By Linda Koco
Jan. 27, 2011 -- Insurance trade groups are already weighing in on at least two topics raised by President Barack Obama in his State of the Union address this week. Those topics are taxes and health care.
Regarding taxes, Obama asked Congress to simplify the corporate system. “Get rid of the loopholes. Level the playing field. And use the savings to lower the corporate tax rate for the first time in 25 years – without adding to our deficit.”
That statement does not say one word about insurance. However, insurance observers have linked the statement to findings of the bipartisan National Commission on Fiscal Responsibility and Reform (Fiscal Commission) which the president created last year.
The Fiscal Commission issued a report in December, The Moment of Truth, which contained multiple proposals for cutting the U.S. budget deficit. Some of the proposals have raised concern in the insurance community, particularly the proposal to cut most “tax expenditures.” (Tax expenditure is another term for “spending via the tax code,” or for tax protections such as those insurance products).
In his speech, Obama said he doesn’t agree with all of the Commission’s proposals, either. But he did not identify the objectionable proposals.
Obama did say that: “They (the Commission members) made important progress. And their conclusion is that the only way to tackle our deficit is to cut excessive spending wherever we find it – in domestic spending, defense spending, health care spending and spending through tax breaks and loopholes.”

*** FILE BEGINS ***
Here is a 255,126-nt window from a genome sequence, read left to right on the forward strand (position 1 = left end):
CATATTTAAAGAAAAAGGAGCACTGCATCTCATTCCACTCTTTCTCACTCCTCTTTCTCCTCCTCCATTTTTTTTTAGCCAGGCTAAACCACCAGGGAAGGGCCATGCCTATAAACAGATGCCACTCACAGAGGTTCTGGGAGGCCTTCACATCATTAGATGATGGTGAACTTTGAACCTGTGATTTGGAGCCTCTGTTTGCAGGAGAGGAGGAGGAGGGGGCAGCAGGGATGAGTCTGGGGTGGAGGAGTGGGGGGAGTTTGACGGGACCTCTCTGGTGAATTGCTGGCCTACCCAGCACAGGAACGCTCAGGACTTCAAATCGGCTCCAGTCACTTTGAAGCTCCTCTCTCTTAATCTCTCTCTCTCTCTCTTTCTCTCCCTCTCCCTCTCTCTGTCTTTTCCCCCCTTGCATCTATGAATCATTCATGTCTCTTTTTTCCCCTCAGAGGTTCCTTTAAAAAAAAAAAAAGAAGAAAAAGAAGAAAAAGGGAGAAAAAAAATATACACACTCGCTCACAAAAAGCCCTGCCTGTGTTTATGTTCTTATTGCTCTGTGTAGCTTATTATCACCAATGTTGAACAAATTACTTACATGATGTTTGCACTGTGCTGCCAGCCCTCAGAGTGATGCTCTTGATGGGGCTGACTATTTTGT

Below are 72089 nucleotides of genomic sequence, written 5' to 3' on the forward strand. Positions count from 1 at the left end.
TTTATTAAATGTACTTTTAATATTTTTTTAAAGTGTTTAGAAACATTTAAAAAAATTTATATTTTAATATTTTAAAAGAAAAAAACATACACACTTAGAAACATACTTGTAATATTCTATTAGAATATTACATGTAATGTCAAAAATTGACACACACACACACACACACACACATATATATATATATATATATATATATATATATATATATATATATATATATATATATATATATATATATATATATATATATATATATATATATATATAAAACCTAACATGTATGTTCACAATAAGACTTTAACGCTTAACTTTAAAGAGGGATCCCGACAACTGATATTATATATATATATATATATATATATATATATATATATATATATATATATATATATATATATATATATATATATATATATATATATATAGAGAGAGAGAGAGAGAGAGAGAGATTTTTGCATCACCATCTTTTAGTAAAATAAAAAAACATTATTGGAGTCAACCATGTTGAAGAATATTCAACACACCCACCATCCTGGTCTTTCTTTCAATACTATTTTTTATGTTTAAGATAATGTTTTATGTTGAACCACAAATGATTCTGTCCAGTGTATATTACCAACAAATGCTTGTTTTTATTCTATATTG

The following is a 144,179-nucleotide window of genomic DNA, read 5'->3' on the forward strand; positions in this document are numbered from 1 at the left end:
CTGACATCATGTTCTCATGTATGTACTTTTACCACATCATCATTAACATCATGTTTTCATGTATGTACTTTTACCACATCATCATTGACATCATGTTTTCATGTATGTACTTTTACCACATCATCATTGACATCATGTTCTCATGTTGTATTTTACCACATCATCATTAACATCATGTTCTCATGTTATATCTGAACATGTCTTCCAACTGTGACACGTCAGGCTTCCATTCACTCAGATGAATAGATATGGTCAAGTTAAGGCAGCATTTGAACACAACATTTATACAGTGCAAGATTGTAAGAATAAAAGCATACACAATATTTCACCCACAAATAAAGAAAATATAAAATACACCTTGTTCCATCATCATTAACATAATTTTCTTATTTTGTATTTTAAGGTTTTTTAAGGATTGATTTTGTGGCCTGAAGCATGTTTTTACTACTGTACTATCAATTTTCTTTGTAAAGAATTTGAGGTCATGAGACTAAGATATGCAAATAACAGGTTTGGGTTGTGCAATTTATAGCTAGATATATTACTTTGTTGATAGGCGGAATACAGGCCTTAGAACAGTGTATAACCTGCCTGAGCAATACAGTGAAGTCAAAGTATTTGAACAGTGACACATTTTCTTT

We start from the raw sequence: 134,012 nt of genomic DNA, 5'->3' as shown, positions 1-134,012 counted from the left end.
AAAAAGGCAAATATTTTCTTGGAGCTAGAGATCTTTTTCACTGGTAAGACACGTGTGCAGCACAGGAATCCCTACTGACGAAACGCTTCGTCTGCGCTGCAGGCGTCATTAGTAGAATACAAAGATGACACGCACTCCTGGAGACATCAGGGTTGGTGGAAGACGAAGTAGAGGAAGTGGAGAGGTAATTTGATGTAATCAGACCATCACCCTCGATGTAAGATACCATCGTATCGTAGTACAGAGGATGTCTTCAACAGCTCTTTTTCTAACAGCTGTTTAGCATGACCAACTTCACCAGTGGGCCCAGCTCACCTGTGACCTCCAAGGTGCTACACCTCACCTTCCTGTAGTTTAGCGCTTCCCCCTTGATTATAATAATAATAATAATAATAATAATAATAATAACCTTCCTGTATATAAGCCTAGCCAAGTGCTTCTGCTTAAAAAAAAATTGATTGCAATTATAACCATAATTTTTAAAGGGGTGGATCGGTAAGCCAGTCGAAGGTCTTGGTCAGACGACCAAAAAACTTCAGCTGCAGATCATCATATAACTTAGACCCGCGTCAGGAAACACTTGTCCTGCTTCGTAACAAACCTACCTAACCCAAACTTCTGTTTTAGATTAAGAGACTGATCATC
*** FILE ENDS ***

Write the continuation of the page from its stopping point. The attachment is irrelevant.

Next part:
The reference to “spending through tax breaks” caught the eye of National Association of Insurance and Financial Advisors (NAIFA), Fairfax, Va. In a blog posting -- State of the Union Address Signals Challenges for NAIFA Members-- NAIFA noted that the President was calling for “paying for tax reform by broadening the base through the elimination of tax expenditures that are currently a part of the Internal Revenue Code.”
Life insurance and annuity inside buildup, retirement savings in pension plans, and employer-paid benefits “are all characterized as ‘tax expenditures.’” NAIFA pointed out in its blog.
The Insured Retirement Institute (IRI), Washington, D.C., commented on the same issue. In light of the Fiscal Commission’s proposal to eliminate all tax expenditures and the potential proposals by Obama and the Congress to generate revenue, the trade group said in a statement, “IRI's highest priority is to protect the provisions in the tax code that encourage retirement savings and in particular the provisions related to the deferred taxation of insurance products.”
IRI said it “will be working to track and impact the development of a tax reform agenda in the Congress going forward.”
“The IRI applauds the President for raising awareness about the looming retirement crisis and we look forward to continuing to work with his administration and Congress to encourage access to, and use of, guaranteed lifetime income products for all Americans,” said IRI President and CEO Cathy Weatherford in the statement.